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The Marshalltown City Council set a public hearing date of March 22 on the budget for fiscal year ending June 30, 2022.

The budget will be published in the Times-Republican and hold the hearing before approving it.

Finance Director Diana Steiner presented updated budget documents to the council during a meeting on Monday, which reflected actions the council has made in recent weeks.

A public hearing was also held on entering into a Sewer Revenue Refunding Loan agreement. The city is paying 2.69 percent interest on a 2015 bond, but Steiner said it could get a rate at 1.5 percent or possibly lower. This could result in $200,000 in savings.

Discussion was held on how to use proceeds from the sale of the Southridge Estates property. The property is being developed by Southridge LLC., a new LLC. formed by Rosemont Companies of Cedar Falls for this project.

The transfer of the property is slated to become official as soon as March 8. Proceeds from the sale are estimated to be $128,000. City staff sought direction on where to deposit those funds.

“There’s a little over $97,000 that the council did originally put towards this with the council designated local option sales tax which could be reimbursed,” said Jessica Kinser, city administrator.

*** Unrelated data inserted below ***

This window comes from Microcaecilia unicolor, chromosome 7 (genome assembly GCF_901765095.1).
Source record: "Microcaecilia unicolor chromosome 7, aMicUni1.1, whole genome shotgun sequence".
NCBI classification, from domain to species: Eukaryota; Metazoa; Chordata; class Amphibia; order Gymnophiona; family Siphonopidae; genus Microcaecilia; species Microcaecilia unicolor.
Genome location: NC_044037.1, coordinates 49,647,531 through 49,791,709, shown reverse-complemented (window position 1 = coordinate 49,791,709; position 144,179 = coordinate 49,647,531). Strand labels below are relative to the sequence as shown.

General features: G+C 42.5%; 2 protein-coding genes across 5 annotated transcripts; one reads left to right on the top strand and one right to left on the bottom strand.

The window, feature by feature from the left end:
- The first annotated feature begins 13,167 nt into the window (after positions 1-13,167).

Kinser presented more options for the council’s consideration, which were:

Deposit into LOST to go toward $250,000 new home incentive funding

Create a new, special fund to support housing

Designate all or part of funds to Marshalltown Community Development Corporation when nonprofit status is received

Councilman Gabe Isom voiced support for replenishing the council designated LOST funds.

“Being that this was taken from LOST, we’ve already decided for the pledge for the $250,000 new home incentive which I think supports the third goal, I guess my opinion would be that this goes back into LOST,” he said. “Especially not knowing clearly where we will be — down the road sometime in the immediate future. Especially with the derecho.”

Councilman Gary Thompson asked Kinser if there was an existing policy which would relate to selling this land. Kinser said there wasn’t a direct example equal to a sale of land outside of vacant lots.

“I don’t see an alternative today with the information we have that there’s a better alternative than putting this back into local option sales tax where there’s been a ton of money flowing out of,” Thompson said. “We’re going to be fighting this derecho recovery for the next three years, four years.”

The council approved a motion to bring a resolution forward on the option of using proceeds to replenish council designated LOST at the next council meeting. Councilors Al Hoop and Mike Ladehoff voted “No” on the motion.

Monday’s meeting was Ladehoff’s first time serving on the council after winning the first ward special election less than a week ago.

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Contact Joe Fisher at

jfisher@timesrepublican.com

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